The absolute sole priority for countries right now is to confront the immediate challenges of the coronavirus pandemic. Ensuring access to healthcare for those who need it most, maintaining the supply chains of essential supplies and managing the economic disaster that risks seeing businesses and individuals devastated through circumstances completely out of their control.
However, if we look back at periods of national crisis, they have often been the building blocks for radical ideas that, once the crisis is over, can prove to be a better way of doing things than before. Take the welfare state in Britain as an example, it was developed after WW2 to provide support to the unemployed, the sick, the retired and the widowed. Or what we know as our ‘weekend’ – it became a feature for some companies in the 1800’s with the industrial revolution but it wasn’t until the fallout of the great depression in the 1930’s that it became the formality it is today. Could the coronavirus pandemic provoke similar major shifts to how the world runs both economically and socially?
If you’ve started to question quite how important your job is to society, then you’re certainly not alone. Virtually all countries around the world are lacking in sufficient key workers to provide a comprehensive response to COVID-19. Calls for retired health care professionals and fast tracking students to enter the fold are common as the ongoing supply of key workers simply isn’t available.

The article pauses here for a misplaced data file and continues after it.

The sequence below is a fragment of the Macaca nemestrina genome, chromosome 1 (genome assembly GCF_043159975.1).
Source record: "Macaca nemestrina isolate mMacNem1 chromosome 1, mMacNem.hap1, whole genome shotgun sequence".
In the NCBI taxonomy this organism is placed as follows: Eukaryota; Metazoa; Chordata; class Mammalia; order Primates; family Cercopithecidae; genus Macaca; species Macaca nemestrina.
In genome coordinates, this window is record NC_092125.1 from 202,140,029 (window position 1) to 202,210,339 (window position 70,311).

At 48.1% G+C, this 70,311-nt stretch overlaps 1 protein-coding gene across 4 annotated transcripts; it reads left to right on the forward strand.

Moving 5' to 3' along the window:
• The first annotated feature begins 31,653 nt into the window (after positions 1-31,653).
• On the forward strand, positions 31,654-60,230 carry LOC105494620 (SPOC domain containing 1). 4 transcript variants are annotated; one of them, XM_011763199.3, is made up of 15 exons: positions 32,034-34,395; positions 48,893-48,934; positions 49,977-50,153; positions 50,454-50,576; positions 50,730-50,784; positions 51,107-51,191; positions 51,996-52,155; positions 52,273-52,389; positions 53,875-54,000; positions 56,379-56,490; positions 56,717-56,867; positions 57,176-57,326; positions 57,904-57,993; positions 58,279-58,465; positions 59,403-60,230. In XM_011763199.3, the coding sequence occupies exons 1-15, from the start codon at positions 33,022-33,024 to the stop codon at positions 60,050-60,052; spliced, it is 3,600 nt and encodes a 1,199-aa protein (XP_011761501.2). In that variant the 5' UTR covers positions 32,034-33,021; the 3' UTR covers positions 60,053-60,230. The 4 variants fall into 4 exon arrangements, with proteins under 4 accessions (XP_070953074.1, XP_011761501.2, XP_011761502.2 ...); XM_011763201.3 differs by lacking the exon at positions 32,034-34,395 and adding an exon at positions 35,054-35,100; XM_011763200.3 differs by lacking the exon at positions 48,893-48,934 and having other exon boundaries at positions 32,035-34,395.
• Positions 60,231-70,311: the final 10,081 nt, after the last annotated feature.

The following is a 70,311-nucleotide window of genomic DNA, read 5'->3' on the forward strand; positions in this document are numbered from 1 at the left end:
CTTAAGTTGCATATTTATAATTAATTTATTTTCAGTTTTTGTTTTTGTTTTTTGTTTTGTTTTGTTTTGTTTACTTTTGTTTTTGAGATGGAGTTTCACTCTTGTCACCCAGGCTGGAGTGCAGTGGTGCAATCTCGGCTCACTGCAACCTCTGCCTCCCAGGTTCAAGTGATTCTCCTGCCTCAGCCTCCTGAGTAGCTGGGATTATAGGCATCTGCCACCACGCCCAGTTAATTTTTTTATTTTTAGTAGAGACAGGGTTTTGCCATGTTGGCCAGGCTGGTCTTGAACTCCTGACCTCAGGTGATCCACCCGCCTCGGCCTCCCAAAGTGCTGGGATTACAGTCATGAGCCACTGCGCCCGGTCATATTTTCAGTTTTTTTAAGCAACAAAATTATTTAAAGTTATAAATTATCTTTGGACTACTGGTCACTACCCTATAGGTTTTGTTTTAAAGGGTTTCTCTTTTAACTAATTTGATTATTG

The nature of exchange value economics and a free capitalist society has resulted in supply and demand determining the value of jobs. Many of the best paid jobs only exist to facilitate exchanges and make money. Use the finance industry as one example. It is one of the highest paid industries in the US from a financial perspective as they create the most financial wealth. Not necessarily creating wealth in other areas of course. The same can be said for the collosal advertising industry too.
As the employee review platform Glassdoor puts it, “Finance is one of the highest-paying sectors in the US economy, and the industry draws many job seekers for precisely that reason.” These services dominate the US and other major developed economies around the world causing a heavy supply of labour talent in these areas. On an absolutely fundamental level though, when you take life back to basics, some functions of these industries serve no wider purpose to society. Whilst we have a labor force dominant in these services, we have a crisis in health and social care staffing. Government’s everywhere will surely be looking at increased remuneration and how best to encourage labor entrants into public service roles. Not just because society is waking up to the incredible work these people are doing but also to make sure that we, as a nation, are better prepared should we encounter a health crisis on this level again.